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C++: String data type

 
 
Sam Holden
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      08-26-2003
On Tue, 26 Aug 2003 16:24:03 +0930,
Newsnet Customer <(E-Mail Removed)> wrote:
>
>> > > > 2) I assume system header files provides implementations unlike
>> > user-defined
>> > > > header files, which are just interfaces.
>> > >
>> > > That's not a question. As an assumption, it's incorrect. For a start,

> in
>> > > the statement '#include <string>', the word 'string' is not a

> filename.
>> > > The necessary declarations, etc., may or may not be stored in a file.
>> >
>> >
>> > if string is not a filename then what file is it actually including in

>> this
>> > case? an object string?

>>
>> The name of the *header* is <string>. The statement:
>>
>> #include <string>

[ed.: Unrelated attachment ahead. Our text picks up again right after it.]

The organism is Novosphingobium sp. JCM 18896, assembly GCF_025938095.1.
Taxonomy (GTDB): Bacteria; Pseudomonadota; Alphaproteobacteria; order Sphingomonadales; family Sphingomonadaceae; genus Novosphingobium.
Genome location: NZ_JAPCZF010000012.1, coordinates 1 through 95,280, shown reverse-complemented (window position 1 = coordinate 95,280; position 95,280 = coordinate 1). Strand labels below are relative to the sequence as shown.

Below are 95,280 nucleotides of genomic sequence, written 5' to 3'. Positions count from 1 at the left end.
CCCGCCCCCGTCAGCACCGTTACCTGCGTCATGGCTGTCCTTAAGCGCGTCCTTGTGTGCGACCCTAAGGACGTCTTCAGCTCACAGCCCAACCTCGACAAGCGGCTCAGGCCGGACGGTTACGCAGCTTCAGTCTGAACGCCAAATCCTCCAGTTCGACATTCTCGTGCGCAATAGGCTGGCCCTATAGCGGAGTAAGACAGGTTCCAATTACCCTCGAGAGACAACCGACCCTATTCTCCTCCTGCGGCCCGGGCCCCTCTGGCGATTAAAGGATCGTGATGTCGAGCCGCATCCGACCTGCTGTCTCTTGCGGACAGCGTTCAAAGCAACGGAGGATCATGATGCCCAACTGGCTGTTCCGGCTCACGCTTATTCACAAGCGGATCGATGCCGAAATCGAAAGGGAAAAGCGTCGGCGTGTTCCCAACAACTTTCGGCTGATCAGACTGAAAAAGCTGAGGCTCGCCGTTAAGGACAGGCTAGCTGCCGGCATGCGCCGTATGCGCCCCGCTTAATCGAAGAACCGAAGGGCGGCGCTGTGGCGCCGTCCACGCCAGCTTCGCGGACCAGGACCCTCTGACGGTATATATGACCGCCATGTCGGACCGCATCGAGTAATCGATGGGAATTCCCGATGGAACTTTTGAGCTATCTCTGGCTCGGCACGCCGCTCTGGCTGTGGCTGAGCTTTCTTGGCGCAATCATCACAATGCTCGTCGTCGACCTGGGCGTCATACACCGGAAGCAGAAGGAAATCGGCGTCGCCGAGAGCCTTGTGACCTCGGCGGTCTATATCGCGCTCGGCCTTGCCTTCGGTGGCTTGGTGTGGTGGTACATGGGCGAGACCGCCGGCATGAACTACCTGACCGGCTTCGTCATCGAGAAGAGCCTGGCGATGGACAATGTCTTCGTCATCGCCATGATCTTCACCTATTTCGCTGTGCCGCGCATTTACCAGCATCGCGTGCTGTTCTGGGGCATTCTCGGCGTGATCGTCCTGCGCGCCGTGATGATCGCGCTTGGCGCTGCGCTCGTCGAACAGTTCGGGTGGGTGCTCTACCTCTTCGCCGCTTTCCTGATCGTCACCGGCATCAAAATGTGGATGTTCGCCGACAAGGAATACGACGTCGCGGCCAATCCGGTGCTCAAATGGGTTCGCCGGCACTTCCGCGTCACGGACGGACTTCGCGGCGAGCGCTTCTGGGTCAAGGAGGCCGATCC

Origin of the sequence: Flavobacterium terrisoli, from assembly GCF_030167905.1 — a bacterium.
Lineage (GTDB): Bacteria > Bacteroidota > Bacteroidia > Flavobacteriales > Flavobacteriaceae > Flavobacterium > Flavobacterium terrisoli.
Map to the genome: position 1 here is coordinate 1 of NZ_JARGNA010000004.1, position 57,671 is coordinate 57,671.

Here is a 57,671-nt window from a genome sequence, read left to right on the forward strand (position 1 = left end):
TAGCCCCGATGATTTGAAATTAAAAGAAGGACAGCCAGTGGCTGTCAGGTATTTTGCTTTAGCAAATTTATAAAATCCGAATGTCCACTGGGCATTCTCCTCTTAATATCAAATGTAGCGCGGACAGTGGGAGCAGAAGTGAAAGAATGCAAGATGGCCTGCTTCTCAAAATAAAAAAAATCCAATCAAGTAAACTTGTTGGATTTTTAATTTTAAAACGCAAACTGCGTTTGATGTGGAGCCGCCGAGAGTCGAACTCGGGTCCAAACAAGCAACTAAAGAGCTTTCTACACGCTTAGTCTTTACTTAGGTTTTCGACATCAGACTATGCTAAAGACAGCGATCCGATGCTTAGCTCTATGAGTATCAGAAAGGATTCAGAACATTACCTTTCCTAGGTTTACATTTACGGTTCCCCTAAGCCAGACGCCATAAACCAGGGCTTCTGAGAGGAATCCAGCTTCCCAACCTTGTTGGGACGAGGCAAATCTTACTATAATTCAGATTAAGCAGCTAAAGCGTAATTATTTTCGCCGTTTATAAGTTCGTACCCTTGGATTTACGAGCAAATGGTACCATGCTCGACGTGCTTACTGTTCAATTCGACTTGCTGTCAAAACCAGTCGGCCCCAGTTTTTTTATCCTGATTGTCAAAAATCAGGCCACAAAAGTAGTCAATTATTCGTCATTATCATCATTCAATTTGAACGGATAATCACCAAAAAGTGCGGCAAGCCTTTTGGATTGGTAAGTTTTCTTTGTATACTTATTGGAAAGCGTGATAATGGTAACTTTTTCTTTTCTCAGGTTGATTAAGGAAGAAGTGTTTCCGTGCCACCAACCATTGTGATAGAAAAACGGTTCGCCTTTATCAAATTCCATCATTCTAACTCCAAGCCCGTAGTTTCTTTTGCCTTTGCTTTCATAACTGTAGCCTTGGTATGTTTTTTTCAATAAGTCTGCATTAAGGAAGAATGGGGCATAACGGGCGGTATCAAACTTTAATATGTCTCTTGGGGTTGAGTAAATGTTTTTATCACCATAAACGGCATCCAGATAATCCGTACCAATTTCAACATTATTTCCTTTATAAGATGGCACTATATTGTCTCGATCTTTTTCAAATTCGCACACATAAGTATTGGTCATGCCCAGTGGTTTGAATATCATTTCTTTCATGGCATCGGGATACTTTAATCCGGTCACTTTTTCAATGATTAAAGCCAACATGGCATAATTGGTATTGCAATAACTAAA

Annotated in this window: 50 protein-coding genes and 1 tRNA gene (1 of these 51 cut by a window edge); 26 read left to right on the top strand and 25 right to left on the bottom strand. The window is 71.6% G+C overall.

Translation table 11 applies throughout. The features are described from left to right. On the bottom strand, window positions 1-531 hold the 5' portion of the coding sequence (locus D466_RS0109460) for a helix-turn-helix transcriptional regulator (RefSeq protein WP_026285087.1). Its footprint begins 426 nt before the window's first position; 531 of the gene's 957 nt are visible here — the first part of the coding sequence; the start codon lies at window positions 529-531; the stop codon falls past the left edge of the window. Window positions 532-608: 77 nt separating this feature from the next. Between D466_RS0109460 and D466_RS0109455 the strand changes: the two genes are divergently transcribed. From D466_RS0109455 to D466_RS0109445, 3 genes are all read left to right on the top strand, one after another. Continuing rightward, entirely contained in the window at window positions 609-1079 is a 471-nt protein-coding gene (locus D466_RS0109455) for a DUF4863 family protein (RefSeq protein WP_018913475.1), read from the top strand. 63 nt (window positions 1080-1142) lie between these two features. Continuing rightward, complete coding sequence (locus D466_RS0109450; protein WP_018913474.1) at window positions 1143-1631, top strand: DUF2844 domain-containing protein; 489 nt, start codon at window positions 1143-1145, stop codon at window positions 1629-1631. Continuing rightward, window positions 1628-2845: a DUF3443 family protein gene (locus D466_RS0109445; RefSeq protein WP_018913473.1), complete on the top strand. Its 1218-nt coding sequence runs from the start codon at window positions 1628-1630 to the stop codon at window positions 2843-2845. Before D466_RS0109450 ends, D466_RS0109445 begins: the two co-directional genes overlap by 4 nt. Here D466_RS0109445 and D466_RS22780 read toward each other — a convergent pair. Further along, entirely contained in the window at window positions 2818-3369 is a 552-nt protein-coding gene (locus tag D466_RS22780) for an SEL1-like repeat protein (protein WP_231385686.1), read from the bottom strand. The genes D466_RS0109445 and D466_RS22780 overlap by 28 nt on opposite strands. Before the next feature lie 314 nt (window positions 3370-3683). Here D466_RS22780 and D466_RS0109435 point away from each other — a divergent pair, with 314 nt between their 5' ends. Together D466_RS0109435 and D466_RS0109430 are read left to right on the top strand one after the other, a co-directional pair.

>>
>> Is simply required to cause the compiler to provide
>> all declarations the language specifies it must, at
>> the scope where the #include directive appears.
>>
>> A compiler is free to provide these delcarations any
>> way at all, e.g. via a file, 'hard coded' into the
>> compiler, or any other way at all. It's very common
>> for standard headers to be represented with files,
>> but not at all required.

>
> I asummed that if the header does not have an extension associated with it
> then it's not a file, which leaves me thinking what <string> represents. I
> don't think you have exactly told me that, but it appears that it could be
> 'hard-coded' into the compiler.


Your assumption is incorrect. The header could be implemented as a file,
or it could just set a flag in the compiler, or whatever.

As a counter example to your assumption:

$ ls -l /gnu/usr/include/g++-3/string
-rw-rw-r-- 1 bin bin 238 Nov 18 1999 /gnu/usr/include/g++-3/string

That compiler/library combination implementation uses a file named 'string' to
perform #include <string>.

--
Sam Holden

 
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